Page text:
Fish Stock

Fish Fumet

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Preparation info

  • Difficulty

    Easy

  • yield:

    3 quarts

Appears in

Sauces

By James Peterson

Published 1991

  • About

Fish stock, also called fish fumet, is normally prepared with bones and trimmings of lean flatfish such as sole and flounder. Oily varieties of fish, such as salmon and mackerel, should be avoided except when preparing red wine sauces. In areas where fresh fish is abundant (an increasingly rare occurrence), fish stock can be made with fresh baby whole fish rather than bones. Whether fish or fish bones are being used, it is essential they be impeccably fresh and that the fish stock be prepared within an hour or two from the time the fish is filleted. If the bones have a fishy or strong iodine smell, throw them out.

Fish skeletons should be thoroughly gutted (fishmongers do not bother gutting fish for fillets), and the gills should be removed. The bones should be soaked for a couple of hours in cold water to remove any traces of blood, which would discolor the stock. Never add the skin from fillets to a fish stock; the stock will turn gray. The vegetables used for the stock, as well as the bouquet garni, can be varied depending on the final use of the stock. Fennel branches add a lightness and freshness and are too often ignored in recipes for fish stock. In any case, since the cooking time is so short, the vegetables should be chopped fine.

If impeccably fresh ingredients are not available, it is often better to substitute court-bouillon or the cooking liquid from mussels or clams in sauces that call for fish stock. Remember that fish stock and fish sauces should smell and taste of the sea and should not be fishy.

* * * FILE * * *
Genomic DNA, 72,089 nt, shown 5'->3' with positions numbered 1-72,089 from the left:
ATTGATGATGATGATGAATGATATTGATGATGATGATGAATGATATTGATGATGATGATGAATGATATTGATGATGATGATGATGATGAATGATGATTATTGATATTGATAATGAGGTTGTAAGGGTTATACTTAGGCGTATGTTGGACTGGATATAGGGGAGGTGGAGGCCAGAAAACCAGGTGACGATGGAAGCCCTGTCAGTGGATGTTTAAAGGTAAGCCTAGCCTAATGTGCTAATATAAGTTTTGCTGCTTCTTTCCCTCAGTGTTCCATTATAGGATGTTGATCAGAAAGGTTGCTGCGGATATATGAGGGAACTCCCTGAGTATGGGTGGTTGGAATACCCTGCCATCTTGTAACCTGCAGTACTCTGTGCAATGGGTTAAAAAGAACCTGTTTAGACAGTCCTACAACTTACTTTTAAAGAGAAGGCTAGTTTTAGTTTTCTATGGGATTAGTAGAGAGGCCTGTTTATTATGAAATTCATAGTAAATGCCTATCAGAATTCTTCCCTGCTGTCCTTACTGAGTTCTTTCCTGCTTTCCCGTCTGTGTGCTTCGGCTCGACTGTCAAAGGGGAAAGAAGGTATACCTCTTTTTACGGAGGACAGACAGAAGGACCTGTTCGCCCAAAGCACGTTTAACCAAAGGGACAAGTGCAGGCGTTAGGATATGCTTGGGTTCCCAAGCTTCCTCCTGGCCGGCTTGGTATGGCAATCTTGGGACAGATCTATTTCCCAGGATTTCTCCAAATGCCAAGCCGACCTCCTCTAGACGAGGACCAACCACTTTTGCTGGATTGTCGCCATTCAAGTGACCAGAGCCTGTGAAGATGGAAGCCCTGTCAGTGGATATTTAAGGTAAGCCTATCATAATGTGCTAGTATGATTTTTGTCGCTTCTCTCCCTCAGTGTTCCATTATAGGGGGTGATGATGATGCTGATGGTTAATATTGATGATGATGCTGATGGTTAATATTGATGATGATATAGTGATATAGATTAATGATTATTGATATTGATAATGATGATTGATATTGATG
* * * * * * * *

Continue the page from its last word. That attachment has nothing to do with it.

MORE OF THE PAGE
Ingredients

assorted fish or fish bones 5 lb 2.5 kg
onion, 1 medium 8 oz 250 g
carrot, 1 medium 4 oz 125 g
celery, ½ stalk 2 oz 50 g
leeks, green parts only 1 bunch 1 bunch
butter 1 oz 30 g
fennel branches, sectioned 4 oz 125 g
garlic head, cut crosswise in half 1 1
cold water 3 qt 3 L
dry white wine 2 cups 500 ml
bouquet garni (1 bay leaf, 1 small bunch fresh thyme, 1 small bunch tarragon sprigs,1 bunch parsley, preferably with roots) 1 1

Method

  1. Carefully smell and examine the fish or fish bones, checking for freshness. Remove the gills and pull out any roe or viscera from inside. There is often a vein containing blood running along the spinal column where the ribs join. This should be scraped with the tip of a paring knife so the blood can be washed away during soaking. Snap the bones over themselves so each skeleton is broken in two or three places. Soak the bones in cold water for an hour or two and transfer to a colander to drain.
  2. Peel and roughly dice the onion, carrot, and celery into ¼-inch (5 mm) cubes (they are cut small to cook quickly). Cut the leek greens into 1-inch (2.5 cm) lengths.
  3. Melt the butter in an 8-quart (8 liter) pot. Sweat the diced vegetables, leek greens, fennel, and garlic in the butter for 5 minutes, and then add the fish or bones. Stir the ingredients over medium heat for about 5 minutes more, until the bones turn white and start to smell appetizing.
  4. Add the water, just enough to come three-quarters up the sides of the bones. Pour in the wine. Gently bring the stock to a slow simmer.
  5. When the stock simmers, carefully skim off any fat and scum that float to the top. Add the bouquet garni. Continue gently simmering the stock for 20 minutes.
  6. Strain the stock through a fine chinois and let it cool in a plastic or stainless-steel container. If a perfectly clear fish stock is required, leave the stock undisturbed for an hour or two, then carefully draw the stock off the top with a ladle. The particles of fish, which are harmless, will have settled to the bottom. The remaining cloudy stock is perfectly acceptable and can be used for sauce finished with cream or for poaching liquid.